Iconic Dishes From Andhra Pradesh You Must Try Once
Image Credit: Andhra food spread, Image Source: Instagram

Andhra Pradesh, or AP, was a part of the Madras Province during the colonial era. There was a significant push for it to become a separate state. The new state, consisting of the provinces of Rayalaseema and Andhra, was created in 1953. Telangana was added in 1956. Andra Pradesh was the first state formed based on a language. Unfortunately, the bifurcation of Andhra Pradesh in 2014 and the formation of Telangana caused some uproar. But since 2019, this date has continued to be AP formation day. Today, let's reflect on Andhra Pradesh's iconic dishes and celebrate this day. These ones have retained the signature identity of Andhra Pradesh as a separate state. 

Let's have a look at the six most iconic dishes!

Panasa Puttu Koora

Unripe jackfruit makes delicious Indian curries and savoury items. A special jackfruit recipe from Andhra cuisine is made using it. The raw fruit is thoroughly marinated with spices before being cooked into a delectable stew. The masala's fragrance permeates every fruit piece thanks to the extensive marination. As a result, every bite has an explosion of taste.

Gutti Vankaya Koora

Andhra style brinjal curry, Image Source: blendwithspices.com

To relish this delicious grub, i.e., Gutti Vankaya Kura with rice while exploring the lovely cities of Visakhapatnam, East Godavari, Nellore, and Vijayawada stop for lunch. To prepare this, tinny brinjals or Vankaya, or eggplants are chosen. Using native roasted spices and herbs, these brinjals are stuffed. Then in a tedious method, they are cooked into a mouthwateringly scrumptious spicy curry dish. The roasted spices are used, which gives the delicious delight a deep flavour and scent. A few households also make Gutti Vankaya Pulav, which can beat any non-vegetarian biryani. 

Gongura Kodi

There are many different meat recipes in Andhra cuisine. The gongura chicken is particularly noteworthy. This mouthwatering dish is made with tangy green vegetables, gongura or sorrel leaves. The edible greens have a distinctive spicy flavour and scent that is hard to find elsewhere. The country chicken, also known as natu kodi, is cooked with sorrel leaves, and the curry develops a combination of fiery, tangy, and rustic flavours.

Chitti Muthyalu Pulao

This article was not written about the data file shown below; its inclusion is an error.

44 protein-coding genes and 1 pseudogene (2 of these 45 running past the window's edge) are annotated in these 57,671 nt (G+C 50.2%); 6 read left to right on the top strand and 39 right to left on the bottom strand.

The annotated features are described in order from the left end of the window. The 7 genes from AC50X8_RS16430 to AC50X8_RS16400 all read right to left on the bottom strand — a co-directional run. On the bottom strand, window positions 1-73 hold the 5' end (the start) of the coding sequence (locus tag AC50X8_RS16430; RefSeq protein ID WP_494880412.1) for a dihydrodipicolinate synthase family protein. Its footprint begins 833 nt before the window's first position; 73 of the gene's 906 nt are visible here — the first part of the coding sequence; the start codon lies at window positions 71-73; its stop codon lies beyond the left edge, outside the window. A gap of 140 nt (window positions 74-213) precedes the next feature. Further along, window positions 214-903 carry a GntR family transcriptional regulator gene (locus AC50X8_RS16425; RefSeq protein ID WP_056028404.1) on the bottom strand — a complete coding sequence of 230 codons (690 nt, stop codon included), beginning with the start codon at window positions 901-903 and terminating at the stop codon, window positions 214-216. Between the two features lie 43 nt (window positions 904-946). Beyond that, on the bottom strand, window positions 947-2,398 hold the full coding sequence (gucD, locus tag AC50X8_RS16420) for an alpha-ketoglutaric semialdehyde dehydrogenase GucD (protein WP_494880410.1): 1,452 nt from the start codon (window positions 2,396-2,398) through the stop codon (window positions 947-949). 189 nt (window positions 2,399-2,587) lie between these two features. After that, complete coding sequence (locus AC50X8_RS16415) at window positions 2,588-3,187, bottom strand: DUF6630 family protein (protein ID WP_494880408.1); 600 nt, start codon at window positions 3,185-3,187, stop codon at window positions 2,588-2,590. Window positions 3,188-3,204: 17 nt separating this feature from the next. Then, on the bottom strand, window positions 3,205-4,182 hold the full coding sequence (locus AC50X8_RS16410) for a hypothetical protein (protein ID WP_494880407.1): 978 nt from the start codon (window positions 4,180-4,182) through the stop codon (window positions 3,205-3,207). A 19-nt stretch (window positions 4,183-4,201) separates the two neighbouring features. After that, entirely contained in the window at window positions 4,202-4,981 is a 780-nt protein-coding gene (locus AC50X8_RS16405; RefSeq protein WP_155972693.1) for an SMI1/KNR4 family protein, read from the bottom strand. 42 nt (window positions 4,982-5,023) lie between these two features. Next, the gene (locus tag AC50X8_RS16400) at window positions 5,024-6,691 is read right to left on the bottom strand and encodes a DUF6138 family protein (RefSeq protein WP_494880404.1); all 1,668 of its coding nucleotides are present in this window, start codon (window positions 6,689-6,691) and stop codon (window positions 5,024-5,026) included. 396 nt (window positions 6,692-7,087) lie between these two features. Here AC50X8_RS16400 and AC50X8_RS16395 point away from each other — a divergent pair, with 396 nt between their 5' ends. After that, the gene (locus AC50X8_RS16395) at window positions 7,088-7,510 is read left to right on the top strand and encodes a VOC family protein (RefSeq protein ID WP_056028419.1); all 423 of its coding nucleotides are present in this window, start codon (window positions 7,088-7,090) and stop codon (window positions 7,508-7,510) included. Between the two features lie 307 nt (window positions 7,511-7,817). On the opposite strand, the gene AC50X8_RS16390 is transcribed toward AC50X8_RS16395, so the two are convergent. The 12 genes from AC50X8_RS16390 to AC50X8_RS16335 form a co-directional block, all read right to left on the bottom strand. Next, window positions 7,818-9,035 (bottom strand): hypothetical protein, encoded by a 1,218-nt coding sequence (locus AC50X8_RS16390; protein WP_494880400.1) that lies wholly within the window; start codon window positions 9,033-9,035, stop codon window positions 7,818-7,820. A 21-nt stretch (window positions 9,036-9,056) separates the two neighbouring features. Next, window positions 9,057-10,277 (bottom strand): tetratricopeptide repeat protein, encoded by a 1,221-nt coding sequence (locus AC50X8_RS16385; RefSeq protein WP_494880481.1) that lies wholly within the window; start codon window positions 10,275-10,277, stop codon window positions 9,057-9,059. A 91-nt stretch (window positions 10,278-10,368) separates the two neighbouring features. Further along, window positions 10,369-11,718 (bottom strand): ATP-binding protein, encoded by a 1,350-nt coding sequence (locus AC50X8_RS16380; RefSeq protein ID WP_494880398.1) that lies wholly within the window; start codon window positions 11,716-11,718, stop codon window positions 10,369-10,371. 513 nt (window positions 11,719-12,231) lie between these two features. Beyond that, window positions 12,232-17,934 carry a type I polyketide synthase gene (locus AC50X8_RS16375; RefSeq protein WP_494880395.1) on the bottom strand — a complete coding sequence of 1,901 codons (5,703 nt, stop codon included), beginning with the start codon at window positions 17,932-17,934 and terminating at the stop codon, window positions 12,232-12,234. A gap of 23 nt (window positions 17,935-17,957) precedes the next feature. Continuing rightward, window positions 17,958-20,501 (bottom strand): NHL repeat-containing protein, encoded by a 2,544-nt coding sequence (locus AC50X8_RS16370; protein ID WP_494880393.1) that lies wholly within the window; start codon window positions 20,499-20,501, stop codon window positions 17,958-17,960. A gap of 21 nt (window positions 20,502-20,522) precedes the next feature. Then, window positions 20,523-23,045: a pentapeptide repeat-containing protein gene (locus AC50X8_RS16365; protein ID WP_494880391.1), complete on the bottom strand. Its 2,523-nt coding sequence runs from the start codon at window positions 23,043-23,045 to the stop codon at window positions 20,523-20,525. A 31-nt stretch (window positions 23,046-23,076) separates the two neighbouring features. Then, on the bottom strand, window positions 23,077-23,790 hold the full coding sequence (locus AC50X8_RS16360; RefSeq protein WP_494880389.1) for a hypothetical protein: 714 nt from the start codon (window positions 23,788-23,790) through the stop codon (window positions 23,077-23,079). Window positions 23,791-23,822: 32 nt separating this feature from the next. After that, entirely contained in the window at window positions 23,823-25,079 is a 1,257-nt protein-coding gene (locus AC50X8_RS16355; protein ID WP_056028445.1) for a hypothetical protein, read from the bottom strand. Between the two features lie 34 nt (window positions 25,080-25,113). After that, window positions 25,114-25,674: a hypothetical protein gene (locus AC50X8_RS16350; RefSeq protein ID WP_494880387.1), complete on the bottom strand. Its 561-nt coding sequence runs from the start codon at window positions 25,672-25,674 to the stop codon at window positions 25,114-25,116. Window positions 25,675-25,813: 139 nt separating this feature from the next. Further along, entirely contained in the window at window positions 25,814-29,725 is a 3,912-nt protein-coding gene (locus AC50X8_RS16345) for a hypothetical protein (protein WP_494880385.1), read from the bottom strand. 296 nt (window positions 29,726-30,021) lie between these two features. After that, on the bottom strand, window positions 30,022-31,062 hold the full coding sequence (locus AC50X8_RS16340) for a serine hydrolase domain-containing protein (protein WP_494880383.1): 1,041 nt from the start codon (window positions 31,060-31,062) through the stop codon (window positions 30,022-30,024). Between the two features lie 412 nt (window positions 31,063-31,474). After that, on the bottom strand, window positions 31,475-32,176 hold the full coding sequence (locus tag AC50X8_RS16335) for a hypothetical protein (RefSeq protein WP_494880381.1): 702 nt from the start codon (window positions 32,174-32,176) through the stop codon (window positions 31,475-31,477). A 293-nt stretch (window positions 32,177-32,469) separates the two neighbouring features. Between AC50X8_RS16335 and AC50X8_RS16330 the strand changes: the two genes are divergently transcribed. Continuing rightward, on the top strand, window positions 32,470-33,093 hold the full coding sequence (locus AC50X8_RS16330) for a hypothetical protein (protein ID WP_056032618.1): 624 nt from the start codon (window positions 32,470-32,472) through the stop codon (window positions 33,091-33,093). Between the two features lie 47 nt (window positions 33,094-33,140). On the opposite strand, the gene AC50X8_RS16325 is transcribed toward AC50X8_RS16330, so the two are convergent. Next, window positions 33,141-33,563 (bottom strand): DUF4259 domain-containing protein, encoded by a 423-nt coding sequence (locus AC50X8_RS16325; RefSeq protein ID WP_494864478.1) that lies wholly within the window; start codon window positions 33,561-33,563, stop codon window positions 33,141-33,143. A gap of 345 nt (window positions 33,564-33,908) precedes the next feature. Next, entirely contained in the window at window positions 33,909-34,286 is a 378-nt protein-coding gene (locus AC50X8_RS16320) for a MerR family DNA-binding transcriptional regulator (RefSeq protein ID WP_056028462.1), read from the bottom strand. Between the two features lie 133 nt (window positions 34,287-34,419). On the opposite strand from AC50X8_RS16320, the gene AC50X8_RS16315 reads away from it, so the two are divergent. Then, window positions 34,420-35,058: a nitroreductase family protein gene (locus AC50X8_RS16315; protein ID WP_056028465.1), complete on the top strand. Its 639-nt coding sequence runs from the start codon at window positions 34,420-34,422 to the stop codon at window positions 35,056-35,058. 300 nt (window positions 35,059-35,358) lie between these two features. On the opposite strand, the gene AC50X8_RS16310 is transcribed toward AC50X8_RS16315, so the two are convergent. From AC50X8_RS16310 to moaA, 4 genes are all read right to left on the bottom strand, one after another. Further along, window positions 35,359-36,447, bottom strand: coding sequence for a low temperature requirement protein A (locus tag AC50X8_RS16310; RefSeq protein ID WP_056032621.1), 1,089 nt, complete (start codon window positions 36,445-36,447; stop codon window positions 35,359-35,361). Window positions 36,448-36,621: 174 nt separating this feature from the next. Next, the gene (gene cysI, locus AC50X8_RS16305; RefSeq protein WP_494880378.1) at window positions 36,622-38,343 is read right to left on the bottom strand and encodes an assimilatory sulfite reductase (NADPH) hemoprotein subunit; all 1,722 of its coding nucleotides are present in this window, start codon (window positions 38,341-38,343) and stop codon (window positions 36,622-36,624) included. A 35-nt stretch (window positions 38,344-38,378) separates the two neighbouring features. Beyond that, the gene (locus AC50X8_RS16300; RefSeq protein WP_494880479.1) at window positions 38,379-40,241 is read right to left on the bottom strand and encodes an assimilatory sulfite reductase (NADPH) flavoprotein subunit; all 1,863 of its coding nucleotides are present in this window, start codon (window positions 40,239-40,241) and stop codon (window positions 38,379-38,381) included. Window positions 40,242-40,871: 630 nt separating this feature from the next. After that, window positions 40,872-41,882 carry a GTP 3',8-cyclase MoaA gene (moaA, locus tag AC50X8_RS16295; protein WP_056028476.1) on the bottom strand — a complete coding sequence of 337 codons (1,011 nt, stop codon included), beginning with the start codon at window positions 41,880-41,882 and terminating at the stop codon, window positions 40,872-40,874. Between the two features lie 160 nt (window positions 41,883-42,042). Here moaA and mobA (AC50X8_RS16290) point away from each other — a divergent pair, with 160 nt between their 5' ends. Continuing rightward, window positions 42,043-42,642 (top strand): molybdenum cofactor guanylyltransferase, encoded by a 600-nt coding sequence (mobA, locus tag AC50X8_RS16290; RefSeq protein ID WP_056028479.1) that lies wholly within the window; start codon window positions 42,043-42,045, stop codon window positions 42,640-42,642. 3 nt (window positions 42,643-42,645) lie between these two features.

Chitti Muthyalu pulao, Image Source: vismaifood.com

In Andhra Pradesh, Chitti Muthyalu is another popular kind of rice. It is fragrant, short-grain rice with an incredibly fine kernel. It is a preferred choice to cook native pulao due to its distinctive texture, size, and flavour. It is considered table rice and has a low glycemic index of 50, making it suitable for daily consumption. Keep in mind that it is utterly distinct from biryani. After tasting it, you might be unable to decide which one is your favourite.

Pulasa Pulusu

No one can beat this dish from Andhra Pradesh, especially in the East Godavari region where Pulasa or Hilsa. This fish has a particular season, which lasts during monsoon. It is one of the most treasured fishes, and the price can go up lakhs if the supply is less and demand is high. This incredibly uncommon seasonal fish curry is also quite nutritious. Remember to indulge in a plate of delectable curry if you visit the coastlines of Andhra Pradesh during the appropriate season. The ideal way to feast the Pulasa Pulusu is when it's cooked following the traditional method in an earthen clay pot and left overnight to soak the flavours. 


Dry fruits Pootharekulu, Image Source: atpu.in

A trip to Andhra Pradesh will only be justified if you taste its iconic sweet Pootharekulu. This from the East Godavari district's Atreyapuram village is one of its kind in the country. And its popularity has created a dedicated market overseas. Pootha, which means a coating, and rekulu, which means sheets, are combined to form the word Pootharekulu. It is prepared by stacking and rolling thin sweet sheets made of rice. This wafer-like treat was originally presented to royalty. Later, Pootharekulu became available to the general public during festivals. The varieties of Pootharekulu available now are made using sugar or jaggery; another variant includes dry fruits too.